August 11, 2010 / 9:40 AM / 9 years ago

UPDATE 1-Turkish fiscal rule reform delay raises concerns -S&P

* Delay shows pressure to loosen fiscal stance in 2011

* Concern over commitment to contra-cyclical fiscal policy

* Rising c/a deficit increases reliance on external funding

* S&P rates Turkey tow notches below investment grade

By Alexandra Hudson

ISTANBUL, Aug 11 (Reuters) - Standard and Poor’s ratings expressed concern on Wednesday over a delay in implementing Turkey’s “fiscal rule” reform, saying it implies pressure to spend in 2011 and pointing to rising external imbalances and a loose fiscal stance.

Turkish Industry Minister Nihat Ergun said the government would not implement “fiscal rule” reform in 2011, and next year’s budget would not be based on the reform, state Anatolian news agency reported earlier, hitting Turkish markets [ID:nLDE67A0AJ].

The reform, which aims to enforce cuts in public debt and the budget deficit, was eagerly anticipated by investors as an anchor to Turkish budgetary discipline, particularly after Ankara decided not to renew a stand-by loan agreement with the IMF early this year.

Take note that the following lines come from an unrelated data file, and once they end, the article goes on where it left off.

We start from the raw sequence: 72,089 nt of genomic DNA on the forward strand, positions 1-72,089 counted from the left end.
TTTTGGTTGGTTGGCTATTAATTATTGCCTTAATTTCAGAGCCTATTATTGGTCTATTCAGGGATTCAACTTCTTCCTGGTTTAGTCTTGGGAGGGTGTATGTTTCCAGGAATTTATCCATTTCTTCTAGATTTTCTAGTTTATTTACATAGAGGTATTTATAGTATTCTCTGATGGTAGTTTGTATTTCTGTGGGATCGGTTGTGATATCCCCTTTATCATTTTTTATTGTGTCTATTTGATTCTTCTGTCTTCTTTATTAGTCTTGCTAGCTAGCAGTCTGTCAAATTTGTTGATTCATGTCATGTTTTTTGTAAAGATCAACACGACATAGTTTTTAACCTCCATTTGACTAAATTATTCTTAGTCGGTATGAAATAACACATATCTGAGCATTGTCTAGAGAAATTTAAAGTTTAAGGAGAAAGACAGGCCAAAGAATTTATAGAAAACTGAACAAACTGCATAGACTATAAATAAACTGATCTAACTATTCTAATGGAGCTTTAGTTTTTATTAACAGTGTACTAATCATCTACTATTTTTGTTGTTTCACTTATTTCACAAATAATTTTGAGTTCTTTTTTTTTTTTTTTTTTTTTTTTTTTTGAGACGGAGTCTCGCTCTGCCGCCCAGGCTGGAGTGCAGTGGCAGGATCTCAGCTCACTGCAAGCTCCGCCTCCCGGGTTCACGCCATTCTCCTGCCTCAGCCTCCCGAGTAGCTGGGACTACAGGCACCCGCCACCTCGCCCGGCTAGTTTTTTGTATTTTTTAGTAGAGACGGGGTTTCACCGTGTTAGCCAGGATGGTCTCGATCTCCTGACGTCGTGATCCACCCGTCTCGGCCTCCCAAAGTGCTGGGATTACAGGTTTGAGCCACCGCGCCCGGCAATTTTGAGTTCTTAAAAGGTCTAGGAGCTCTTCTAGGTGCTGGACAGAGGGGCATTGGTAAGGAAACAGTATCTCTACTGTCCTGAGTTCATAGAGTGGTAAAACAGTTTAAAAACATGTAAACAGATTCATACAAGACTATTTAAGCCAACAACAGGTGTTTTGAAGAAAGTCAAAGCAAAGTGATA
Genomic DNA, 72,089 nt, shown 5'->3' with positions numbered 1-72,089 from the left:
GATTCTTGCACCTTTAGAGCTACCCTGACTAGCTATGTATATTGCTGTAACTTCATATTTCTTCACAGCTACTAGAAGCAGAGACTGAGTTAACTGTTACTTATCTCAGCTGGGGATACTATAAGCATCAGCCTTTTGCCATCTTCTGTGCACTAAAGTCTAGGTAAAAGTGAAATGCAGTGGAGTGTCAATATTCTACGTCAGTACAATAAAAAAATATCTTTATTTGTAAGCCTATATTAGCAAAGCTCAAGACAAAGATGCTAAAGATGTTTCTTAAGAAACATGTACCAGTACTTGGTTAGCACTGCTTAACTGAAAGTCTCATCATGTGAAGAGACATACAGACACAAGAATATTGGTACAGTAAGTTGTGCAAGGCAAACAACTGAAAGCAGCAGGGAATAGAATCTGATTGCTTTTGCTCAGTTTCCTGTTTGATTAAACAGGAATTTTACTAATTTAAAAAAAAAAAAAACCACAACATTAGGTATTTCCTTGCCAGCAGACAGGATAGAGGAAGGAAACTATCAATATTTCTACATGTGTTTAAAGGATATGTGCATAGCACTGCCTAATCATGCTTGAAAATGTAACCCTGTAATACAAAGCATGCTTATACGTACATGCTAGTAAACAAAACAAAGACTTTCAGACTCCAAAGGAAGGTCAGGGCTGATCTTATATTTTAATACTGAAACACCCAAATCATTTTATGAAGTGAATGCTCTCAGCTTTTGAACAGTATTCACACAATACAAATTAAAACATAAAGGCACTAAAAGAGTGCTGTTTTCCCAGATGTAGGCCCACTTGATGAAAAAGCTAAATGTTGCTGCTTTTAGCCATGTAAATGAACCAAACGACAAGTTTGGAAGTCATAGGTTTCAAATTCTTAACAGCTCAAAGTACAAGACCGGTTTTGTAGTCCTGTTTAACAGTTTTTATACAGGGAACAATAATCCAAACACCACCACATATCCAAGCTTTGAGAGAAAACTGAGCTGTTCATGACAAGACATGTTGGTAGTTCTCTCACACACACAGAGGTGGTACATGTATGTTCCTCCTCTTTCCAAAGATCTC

Investors had voiced concerns that the government could launch a spending spree in 2011, an election year, to help it win a third term. “To the extent that the delay in the implementation of the Fiscal Rule implies pressure to loosen the fiscal stance in 2011 in particular, then it does raise concerns about the government’s commitment to operating a more contra-cyclical fiscal policy,” Frank Gill, Director of European Sovereign Ratings at S&P told Reuters in emailed comments.

Robust domestic demand growth in Turkey this year had widened the current account deficit, increasing dependency on external funding, Gill added, which could lead to a far more volatile growth path and interfere with fiscal policy.

“The point is that there is a connection between Turkey’s rising external imbalances and the loose fiscal stance. And that is a concern.”

S&P rates Turkish sovereign debt two notches below investment grade. Investors had hoped that fiscal rule reform and the discipline it would instil would help Turkey finally achieve an investment grade, seen as long overdue in the market. Central bank data on Wednesday showed Turkey’s current account deficit widened 51.5 percent year-on-year to $3.337 billion in June, and it ballooned in the first half of 2010.

“Fiscal Rules are frequently not respected throughout the entirety of economic and political cycles, so I wouldn’t get too hung up on the Fiscal Rule itself, except that its delay may signify greater reluctance by authorities to reign in government consumption,” Gill added. (Reporting by Alexandra Hudson; editing by Patrick Graham)

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